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Friday, October 4, 2019

A paralyzed person walks in a brain-controlled robotic suit

A paralyzed person walks in a brain-controlled robotic suit

Researchers said that a quadriplegic person is able to move four of his paralyzed limbs using a robot-controlled robotic suit.

News agency AFP reported that a 28-year-old man named Thibault of France was paralyzed from the shoulder after falling 40 feet from a balcony.
There was some movement in his biceps and left wrist, and he could drive a wheelchair using a joystick with his left hand.

Researchers at the University of Grenoble in France, the Cleantech Biomedical Research Center and the CEA Research Center implanted recording devices between the brain and the skin on each side of the head of the thimble to cover the brain area that controls the sensor's motor sensors. Does. And condolences
The electrode network collected brain signals from humans and transferred them to a decoding algorithm, which translated the signals into movements and ordered a robotic exoskeleton to complete them.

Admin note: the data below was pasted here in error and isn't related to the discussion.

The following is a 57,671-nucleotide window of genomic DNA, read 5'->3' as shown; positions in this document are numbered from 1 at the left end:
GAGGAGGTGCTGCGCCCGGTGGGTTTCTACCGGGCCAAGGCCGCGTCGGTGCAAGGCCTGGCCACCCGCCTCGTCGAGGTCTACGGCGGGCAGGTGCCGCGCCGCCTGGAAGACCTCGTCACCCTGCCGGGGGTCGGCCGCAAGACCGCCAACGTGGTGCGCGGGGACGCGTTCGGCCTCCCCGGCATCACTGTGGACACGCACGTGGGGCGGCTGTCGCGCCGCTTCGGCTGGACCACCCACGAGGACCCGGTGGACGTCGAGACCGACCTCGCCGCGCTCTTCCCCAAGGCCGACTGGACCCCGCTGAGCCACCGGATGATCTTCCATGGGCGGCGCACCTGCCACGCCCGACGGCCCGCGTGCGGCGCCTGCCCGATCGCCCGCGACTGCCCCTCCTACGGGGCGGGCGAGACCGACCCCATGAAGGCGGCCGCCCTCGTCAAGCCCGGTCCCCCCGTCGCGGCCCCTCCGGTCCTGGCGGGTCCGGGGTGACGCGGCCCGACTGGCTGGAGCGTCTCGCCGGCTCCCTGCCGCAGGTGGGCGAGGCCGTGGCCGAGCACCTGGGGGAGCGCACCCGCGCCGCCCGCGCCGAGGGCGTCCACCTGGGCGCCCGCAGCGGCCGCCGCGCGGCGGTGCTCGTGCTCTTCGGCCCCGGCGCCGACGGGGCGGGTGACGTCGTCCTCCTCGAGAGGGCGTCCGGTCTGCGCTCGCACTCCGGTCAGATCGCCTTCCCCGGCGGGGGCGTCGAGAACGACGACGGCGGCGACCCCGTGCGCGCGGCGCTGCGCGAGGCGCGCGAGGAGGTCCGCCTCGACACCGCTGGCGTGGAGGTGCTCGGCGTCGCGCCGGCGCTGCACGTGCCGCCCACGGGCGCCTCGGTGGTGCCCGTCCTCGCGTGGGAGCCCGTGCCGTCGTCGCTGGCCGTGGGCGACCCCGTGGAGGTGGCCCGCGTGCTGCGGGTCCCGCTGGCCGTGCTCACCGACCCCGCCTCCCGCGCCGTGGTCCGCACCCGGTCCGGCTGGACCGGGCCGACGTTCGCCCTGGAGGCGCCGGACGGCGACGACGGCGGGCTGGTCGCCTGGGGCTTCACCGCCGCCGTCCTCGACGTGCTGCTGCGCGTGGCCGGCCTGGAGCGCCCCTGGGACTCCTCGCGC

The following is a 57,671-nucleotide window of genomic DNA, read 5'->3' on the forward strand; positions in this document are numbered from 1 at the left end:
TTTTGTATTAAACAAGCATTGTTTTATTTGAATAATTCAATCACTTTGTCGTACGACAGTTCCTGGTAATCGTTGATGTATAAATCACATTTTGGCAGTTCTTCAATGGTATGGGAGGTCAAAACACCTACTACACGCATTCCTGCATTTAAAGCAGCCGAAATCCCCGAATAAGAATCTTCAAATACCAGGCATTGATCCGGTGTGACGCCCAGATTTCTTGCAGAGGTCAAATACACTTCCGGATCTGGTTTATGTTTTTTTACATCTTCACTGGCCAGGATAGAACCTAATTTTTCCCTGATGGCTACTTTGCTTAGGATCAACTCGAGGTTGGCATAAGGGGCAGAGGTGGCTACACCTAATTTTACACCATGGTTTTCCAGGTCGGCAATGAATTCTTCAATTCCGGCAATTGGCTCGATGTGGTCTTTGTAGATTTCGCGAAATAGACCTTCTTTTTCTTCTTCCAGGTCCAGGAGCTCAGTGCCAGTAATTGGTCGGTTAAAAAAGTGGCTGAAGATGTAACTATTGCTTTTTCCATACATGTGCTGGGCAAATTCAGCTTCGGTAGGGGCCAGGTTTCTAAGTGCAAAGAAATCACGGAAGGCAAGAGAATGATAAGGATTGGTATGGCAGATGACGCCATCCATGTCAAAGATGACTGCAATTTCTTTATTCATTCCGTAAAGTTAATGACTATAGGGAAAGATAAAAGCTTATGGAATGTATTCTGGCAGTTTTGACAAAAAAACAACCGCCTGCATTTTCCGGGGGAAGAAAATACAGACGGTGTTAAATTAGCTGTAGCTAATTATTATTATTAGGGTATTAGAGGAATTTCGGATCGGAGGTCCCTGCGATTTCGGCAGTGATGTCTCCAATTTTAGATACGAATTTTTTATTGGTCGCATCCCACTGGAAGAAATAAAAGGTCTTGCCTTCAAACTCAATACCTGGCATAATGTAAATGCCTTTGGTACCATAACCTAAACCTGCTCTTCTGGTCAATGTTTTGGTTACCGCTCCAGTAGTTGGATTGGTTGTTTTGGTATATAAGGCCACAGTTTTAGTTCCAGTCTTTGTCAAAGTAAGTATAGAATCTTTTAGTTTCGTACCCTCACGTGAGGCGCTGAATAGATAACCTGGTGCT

Over a period of two years, Thibault trained the algorithm to control an avatar, a virtual character within a video game, and to understand his ideas for moving and touching 2D and 3D objects.

He trained in simple virtual simulations before using the exoskeleton, which is assisted by a harness mounted on the roof to finally walk and reach the target with his arms.
During the study, Thibault covered a total of 145 meters (about 476 feet) with 480 steps using a combined embodiment, video and exoskeleton, the researchers said in the study, which was published in The Lancet Neurology on Friday.
Scientists have said that technology is an experimental treatment for now, but once improved, it may have the potential to improve patients' lives.
Thibault told AFP, "I can't go home tomorrow in my exoskeleton, but I've reached a point where I can walk. I want and can stop whenever I want."

"Our findings may take us a step further to help tetraplastic patients manage computers using only brain signals, perhaps starting in a wheelchair using brain activity instead of joysticks and an exoskeleton for greater mobility. do." A neurosurgeon at Grenoble University Hospital and author of the study said in a press release.
The team has recruited three more patients for the trial and aims to allow patients to walk and swing without using the roof suspension system in the next phase of the investigation.